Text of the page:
When you start your cycling career, central adaptations increase your performance rapidly in the first three months. After one year of training, you will discover that it takes more time to improve. Now you will have to think more about how to train to keep improving. At this time, improvements are often due to peripheral adaptations.
When you have trained seriously for a couple of years, you will experience that more training is needed before you get significant improvements. At this time, you get the feeling of a training vacuum. You train more than you have ever done before, but your form does not change at all.
This is a critical moment in every serious riders´ career. The expected outcome is that you sooner or later realize that you are not making further progress with the current program. So you take the consequences and start making things different. This could be quitting, switching coach, switching club, other training methods, more training, less training, new bike, new wheels, eating nutritional supplements, or getting so desperate that you take drugs. But often, you will not realize that the problem is a training vacuum because you have optimized cycling performance through proper training, eating, and resting. Instead, you victimize your coach, club, or material because your routine has reached a plateau.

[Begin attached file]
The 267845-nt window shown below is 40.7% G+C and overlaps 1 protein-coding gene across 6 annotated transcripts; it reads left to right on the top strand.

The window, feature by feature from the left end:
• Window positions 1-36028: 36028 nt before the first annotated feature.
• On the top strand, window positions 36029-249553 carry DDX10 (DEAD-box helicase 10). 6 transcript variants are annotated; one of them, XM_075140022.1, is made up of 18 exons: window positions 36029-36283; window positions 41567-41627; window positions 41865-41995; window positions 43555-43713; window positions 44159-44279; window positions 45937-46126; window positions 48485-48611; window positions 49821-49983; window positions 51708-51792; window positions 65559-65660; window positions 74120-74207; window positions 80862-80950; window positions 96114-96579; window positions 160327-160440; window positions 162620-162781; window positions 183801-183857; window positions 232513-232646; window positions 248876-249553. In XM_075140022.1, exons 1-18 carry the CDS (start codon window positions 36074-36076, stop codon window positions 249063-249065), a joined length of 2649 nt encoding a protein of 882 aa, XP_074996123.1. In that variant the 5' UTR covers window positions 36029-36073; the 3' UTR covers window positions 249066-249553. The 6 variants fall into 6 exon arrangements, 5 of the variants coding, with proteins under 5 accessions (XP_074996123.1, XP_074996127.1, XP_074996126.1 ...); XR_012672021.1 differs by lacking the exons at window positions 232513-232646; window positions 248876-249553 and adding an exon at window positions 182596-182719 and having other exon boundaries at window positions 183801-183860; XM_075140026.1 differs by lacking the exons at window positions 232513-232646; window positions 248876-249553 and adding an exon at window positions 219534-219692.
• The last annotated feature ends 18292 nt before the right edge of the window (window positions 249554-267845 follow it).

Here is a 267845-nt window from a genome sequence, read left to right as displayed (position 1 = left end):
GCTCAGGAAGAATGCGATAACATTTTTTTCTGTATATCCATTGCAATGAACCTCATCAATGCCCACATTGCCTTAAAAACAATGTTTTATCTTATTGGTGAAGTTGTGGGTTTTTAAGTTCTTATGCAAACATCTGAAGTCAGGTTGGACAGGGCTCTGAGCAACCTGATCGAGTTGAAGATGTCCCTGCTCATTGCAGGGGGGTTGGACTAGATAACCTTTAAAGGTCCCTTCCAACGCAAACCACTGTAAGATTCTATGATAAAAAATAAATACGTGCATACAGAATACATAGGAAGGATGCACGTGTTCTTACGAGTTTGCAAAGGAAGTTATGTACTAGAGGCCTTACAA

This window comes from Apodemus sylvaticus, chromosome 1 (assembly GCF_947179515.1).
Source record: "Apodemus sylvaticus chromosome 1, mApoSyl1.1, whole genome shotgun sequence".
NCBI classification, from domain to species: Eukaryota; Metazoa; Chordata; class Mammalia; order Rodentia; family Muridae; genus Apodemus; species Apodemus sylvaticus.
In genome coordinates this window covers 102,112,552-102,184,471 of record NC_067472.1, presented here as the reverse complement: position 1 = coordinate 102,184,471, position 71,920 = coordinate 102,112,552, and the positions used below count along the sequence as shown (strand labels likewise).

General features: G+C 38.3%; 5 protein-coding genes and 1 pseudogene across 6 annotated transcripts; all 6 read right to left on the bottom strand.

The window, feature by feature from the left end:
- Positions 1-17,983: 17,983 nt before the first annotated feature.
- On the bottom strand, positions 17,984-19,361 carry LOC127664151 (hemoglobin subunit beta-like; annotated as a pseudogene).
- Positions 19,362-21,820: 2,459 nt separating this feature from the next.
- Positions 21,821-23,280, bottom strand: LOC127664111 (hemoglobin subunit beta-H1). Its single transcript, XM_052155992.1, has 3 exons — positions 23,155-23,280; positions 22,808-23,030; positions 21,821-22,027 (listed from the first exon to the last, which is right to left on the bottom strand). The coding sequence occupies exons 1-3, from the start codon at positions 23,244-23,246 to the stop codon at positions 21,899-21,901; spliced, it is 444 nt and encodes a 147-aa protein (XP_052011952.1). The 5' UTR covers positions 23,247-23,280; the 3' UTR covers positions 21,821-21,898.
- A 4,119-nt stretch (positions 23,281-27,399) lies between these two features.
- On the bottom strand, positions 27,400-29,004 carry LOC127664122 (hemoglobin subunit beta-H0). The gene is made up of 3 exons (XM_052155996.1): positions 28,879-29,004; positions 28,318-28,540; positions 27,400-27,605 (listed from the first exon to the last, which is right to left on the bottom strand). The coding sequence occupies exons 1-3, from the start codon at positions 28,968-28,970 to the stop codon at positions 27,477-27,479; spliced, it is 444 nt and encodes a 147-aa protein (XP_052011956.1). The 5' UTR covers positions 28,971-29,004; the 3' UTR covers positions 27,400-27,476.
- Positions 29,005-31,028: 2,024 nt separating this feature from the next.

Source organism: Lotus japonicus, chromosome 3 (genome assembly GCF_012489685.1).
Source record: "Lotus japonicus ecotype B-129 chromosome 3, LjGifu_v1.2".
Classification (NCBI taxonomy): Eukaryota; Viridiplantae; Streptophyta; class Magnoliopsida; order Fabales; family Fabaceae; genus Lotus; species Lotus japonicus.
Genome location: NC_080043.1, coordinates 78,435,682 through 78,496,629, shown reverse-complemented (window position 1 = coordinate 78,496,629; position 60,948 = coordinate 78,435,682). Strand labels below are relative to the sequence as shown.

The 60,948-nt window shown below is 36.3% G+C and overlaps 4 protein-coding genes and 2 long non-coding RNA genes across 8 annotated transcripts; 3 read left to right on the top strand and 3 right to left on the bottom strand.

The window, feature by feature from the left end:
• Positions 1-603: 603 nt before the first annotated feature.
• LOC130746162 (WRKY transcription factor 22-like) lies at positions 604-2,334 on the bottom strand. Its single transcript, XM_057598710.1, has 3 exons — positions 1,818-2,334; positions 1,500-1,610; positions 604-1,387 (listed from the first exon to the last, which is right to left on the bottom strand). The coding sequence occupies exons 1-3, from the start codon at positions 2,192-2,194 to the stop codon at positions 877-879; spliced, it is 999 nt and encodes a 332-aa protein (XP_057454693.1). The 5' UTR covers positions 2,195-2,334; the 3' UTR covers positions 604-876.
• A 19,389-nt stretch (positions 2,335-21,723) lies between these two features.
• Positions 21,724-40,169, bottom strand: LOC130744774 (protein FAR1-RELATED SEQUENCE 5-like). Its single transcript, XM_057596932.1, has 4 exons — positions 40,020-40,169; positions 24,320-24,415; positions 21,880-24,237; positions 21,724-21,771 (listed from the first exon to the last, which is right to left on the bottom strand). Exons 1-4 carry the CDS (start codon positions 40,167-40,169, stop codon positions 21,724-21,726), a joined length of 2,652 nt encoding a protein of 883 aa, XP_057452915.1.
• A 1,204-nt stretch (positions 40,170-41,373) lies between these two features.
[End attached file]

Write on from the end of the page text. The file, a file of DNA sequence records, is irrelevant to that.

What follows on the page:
Cycling efficiency, tactics, and experiences play a more significant role in the final part of your career. You will use your knowledge about race tactics to eliminate better opponents eventually. You can win races without being the strongest rider but make the correct moves at the right moments because of your gut feeling.